1.2 Definition of a Hopf algebra

Firstly, a unital associative algebra consists of a linear spacePlanetmathPlanetmath A together with two linear maps

m :AAA,(multiplication) (1.2)
η :A,(unity)

satisfying the conditions

m(m𝟏) =m(𝟏m) (1.3)
m(𝟏η) =m(η𝟏)=id.

This first condition can be seen in terms of a commuting diagram :

AAAmidAAidmmAA@ >mA (1.4)

Next suppose we consider ‘reversing the arrows’, and take an algebra A equipped with a linear homorphisms Δ:AAA, satisfying, for a,bA :

Δ(ab) =Δ(a)Δ(b) (1.5)
(Δid)Δ =(idΔ)Δ.

We call Δ a comultiplication, which is said to be coasociative in so far that the following diagram commutes

AAAΔidAAidΔΔAA@ <ΔA (1.6)

There is also a counterpart to η, the counity map ε:A satisfying

(idε)Δ=(εid)Δ=id. (1.7)

A bialgebraPlanetmathPlanetmathPlanetmath (A,m,Δ,η,ε) is a linear space A with maps m,Δ,η,ε satisfying the above properties.

Now to recover anything resembling a group structure, we must append such a bialgebra with an antihomomorphism S:AA, satisfying S(ab)=S(b)S(a), for a,bA . This map is defined implicitly via the property :

m(Sid)Δ=m(idS)Δ=ηε. (1.8)

We call S the antipode map. A Hopf algebra is then a bialgebra (A,m,η,Δ,ε) equipped with an antipode map S .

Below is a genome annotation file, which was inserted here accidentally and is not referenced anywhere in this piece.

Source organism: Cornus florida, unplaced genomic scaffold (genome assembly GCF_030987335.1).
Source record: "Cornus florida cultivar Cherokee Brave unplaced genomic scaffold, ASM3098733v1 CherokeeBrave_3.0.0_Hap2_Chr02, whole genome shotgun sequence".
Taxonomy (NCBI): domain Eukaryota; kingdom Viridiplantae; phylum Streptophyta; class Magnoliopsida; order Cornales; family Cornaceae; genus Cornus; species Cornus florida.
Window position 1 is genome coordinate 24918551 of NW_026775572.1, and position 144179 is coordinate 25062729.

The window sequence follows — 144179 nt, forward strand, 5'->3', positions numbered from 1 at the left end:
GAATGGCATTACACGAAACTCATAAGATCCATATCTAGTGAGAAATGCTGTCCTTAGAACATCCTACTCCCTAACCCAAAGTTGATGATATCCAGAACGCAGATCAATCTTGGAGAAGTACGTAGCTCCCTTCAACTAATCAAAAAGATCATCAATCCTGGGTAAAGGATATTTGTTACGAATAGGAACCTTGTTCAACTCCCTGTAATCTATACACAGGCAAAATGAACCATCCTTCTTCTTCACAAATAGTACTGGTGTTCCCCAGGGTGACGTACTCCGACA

CommutativePlanetmathPlanetmathPlanetmath and noncommutative Hopf algebras form the backbone of quantum ‘groups’ and are essential to the generalizationsPlanetmathPlanetmath of symmetry. Indeed, in most respects a quantum ‘group’ is identifiable with a Hopf algebra. When such algebras are actually associated with proper groups of matrices there is considerable scope for their representations on both finite and infinite dimensional Hilbert spaces.


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    arXiv:0709.4364v2 [quant–ph]
Title weak Hopf algebra
Canonical name WeakHopfAlgebra
Date of creation 2013-03-22 18:12:43
Last modified on 2013-03-22 18:12:43
Owner bci1 (20947)
Last modified by bci1 (20947)
Numerical id 35
Author bci1 (20947)
Entry type Definition
Classification msc 08C99
Classification msc 81R15
Classification msc 57T05
Classification msc 81R50
Classification msc 16W30
Synonym quantum groupoids v.1
Related topic HopfAlgebra
Related topic WeakHopfCAlgebra2
Related topic WeakHopfCAlgebra2
Related topic CommutativeDiagram
Related topic GroupoidAndGroupRepresentationsRelatedToQuantumSymmetries
Related topic GrassmanHopfAlgebrasAndTheirDualCoAlgebras
Related topic WeakHopfCAlgebra2
Defines weak bialgebra
Defines commutant of a set
Defines counit axiom
Defines antipode map
Defines counity
Defines twisted tensor product
Defines quantum double
Defines QOA